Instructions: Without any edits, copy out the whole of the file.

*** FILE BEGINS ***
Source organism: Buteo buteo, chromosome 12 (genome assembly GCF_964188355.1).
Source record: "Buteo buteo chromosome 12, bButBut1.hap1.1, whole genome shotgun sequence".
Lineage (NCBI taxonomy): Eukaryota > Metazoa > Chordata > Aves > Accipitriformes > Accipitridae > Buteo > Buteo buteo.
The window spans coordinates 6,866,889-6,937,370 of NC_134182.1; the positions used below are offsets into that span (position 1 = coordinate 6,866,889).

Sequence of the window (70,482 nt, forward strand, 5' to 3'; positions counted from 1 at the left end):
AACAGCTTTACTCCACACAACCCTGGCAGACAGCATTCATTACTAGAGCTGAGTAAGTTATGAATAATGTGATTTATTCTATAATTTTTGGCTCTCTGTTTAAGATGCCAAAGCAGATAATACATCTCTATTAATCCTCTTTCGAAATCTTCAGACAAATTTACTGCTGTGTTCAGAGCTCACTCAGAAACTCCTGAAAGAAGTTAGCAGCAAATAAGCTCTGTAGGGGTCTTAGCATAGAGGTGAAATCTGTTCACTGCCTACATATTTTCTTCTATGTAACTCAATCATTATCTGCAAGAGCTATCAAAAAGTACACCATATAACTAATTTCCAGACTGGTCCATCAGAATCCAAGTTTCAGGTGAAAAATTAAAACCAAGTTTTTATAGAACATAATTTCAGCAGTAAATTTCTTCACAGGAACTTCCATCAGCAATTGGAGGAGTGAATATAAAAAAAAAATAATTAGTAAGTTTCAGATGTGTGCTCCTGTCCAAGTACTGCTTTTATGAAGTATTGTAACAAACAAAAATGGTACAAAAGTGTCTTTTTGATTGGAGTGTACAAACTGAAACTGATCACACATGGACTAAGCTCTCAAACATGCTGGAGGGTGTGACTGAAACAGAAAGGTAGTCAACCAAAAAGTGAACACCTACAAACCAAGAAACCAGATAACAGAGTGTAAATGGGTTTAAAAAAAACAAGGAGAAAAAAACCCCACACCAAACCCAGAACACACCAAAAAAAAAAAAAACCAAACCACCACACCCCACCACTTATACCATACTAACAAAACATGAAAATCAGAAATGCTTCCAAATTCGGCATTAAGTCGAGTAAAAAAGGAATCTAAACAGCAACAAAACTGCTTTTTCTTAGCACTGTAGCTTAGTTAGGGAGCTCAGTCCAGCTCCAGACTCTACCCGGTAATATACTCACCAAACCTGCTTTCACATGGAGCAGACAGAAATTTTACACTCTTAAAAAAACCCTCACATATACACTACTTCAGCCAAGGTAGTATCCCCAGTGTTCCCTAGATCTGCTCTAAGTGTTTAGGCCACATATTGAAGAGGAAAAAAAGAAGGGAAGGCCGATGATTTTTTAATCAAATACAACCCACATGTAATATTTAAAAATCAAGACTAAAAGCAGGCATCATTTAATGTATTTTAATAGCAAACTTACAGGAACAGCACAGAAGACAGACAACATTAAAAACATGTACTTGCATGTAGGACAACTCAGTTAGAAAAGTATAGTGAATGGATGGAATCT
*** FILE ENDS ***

Source organism: Buteo buteo, chromosome 12 (genome assembly GCF_964188355.1).
Source record: "Buteo buteo chromosome 12, bButBut1.hap1.1, whole genome shotgun sequence".
Lineage (NCBI taxonomy): Eukaryota > Metazoa > Chordata > Aves > Accipitriformes > Accipitridae > Buteo > Buteo buteo.
The window spans coordinates 6,866,889-6,937,370 of NC_134182.1; the positions used below are offsets into that span (position 1 = coordinate 6,866,889).

Sequence of the window (70,482 nt, forward strand, 5' to 3'; positions counted from 1 at the left end):
AACAGCTTTACTCCACACAACCCTGGCAGACAGCATTCATTACTAGAGCTGAGTAAGTTATGAATAATGTGATTTATTCTATAATTTTTGGCTCTCTGTTTAAGATGCCAAAGCAGATAATACATCTCTATTAATCCTCTTTCGAAATCTTCAGACAAATTTACTGCTGTGTTCAGAGCTCACTCAGAAACTCCTGAAAGAAGTTAGCAGCAAATAAGCTCTGTAGGGGTCTTAGCATAGAGGTGAAATCTGTTCACTGCCTACATATTTTCTTCTATGTAACTCAATCATTATCTGCAAGAGCTATCAAAAAGTACACCATATAACTAATTTCCAGACTGGTCCATCAGAATCCAAGTTTCAGGTGAAAAATTAAAACCAAGTTTTTATAGAACATAATTTCAGCAGTAAATTTCTTCACAGGAACTTCCATCAGCAATTGGAGGAGTGAATATAAAAAAAAAATAATTAGTAAGTTTCAGATGTGTGCTCCTGTCCAAGTACTGCTTTTATGAAGTATTGTAACAAACAAAAATGGTACAAAAGTGTCTTTTTGATTGGAGTGTACAAACTGAAACTGATCACACATGGACTAAGCTCTCAAACATGCTGGAGGGTGTGACTGAAACAGAAAGGTAGTCAACCAAAAAGTGAACACCTACAAACCAAGAAACCAGATAACAGAGTGTAAATGGGTTTAAAAAAAACAAGGAGAAAAAAACCCCACACCAAACCCAGAACACACCAAAAAAAAAAAAAACCAAACCACCACACCCCACCACTTATACCATACTAACAAAACATGAAAATCAGAAATGCTTCCAAATTCGGCATTAAGTCGAGTAAAAAAGGAATCTAAACAGCAACAAAACTGCTTTTTCTTAGCACTGTAGCTTAGTTAGGGAGCTCAGTCCAGCTCCAGACTCTACCCGGTAATATACTCACCAAACCTGCTTTCACATGGAGCAGACAGAAATTTTACACTCTTAAAAAAACCCTCACATATACACTACTTCAGCCAAGGTAGTATCCCCAGTGTTCCCTAGATCTGCTCTAAGTGTTTAGGCCACATATTGAAGAGGAAAAAAAGAAGGGAAGGCCGATGATTTTTTAATCAAATACAACCCACATGTAATATTTAAAAATCAAGACTAAAAGCAGGCATCATTTAATGTATTTTAATAGCAAACTTACAGGAACAGCACAGAAGACAGACAACATTAAAAACATGTACTTGCATGTAGGACAACTCAGTTAGAAAAGTATAGTGAATGGATGGAATCT